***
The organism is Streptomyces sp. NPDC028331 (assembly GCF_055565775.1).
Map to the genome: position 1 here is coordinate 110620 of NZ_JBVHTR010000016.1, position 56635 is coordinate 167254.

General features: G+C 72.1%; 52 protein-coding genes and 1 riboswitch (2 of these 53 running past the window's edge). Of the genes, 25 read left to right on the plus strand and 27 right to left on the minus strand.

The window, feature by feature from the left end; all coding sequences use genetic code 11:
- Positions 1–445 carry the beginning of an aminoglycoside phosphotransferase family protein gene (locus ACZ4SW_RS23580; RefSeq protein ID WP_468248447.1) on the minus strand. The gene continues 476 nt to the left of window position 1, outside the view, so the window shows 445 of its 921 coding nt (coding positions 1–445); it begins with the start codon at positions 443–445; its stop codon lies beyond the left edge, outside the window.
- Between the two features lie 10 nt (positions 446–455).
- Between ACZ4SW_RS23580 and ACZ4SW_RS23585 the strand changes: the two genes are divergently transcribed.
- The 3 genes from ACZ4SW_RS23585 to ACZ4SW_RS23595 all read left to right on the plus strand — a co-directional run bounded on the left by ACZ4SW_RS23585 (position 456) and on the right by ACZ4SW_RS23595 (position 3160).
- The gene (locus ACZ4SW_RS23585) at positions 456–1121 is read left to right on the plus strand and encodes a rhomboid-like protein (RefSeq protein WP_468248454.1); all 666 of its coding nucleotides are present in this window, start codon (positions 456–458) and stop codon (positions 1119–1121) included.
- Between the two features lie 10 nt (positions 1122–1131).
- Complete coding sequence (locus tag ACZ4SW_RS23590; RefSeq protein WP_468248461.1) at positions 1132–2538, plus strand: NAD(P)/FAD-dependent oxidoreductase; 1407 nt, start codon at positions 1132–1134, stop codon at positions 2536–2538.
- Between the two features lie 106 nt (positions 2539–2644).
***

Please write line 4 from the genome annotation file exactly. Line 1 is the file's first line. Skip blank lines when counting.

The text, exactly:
The window, feature by feature from the left end; all coding sequences use genetic code 11: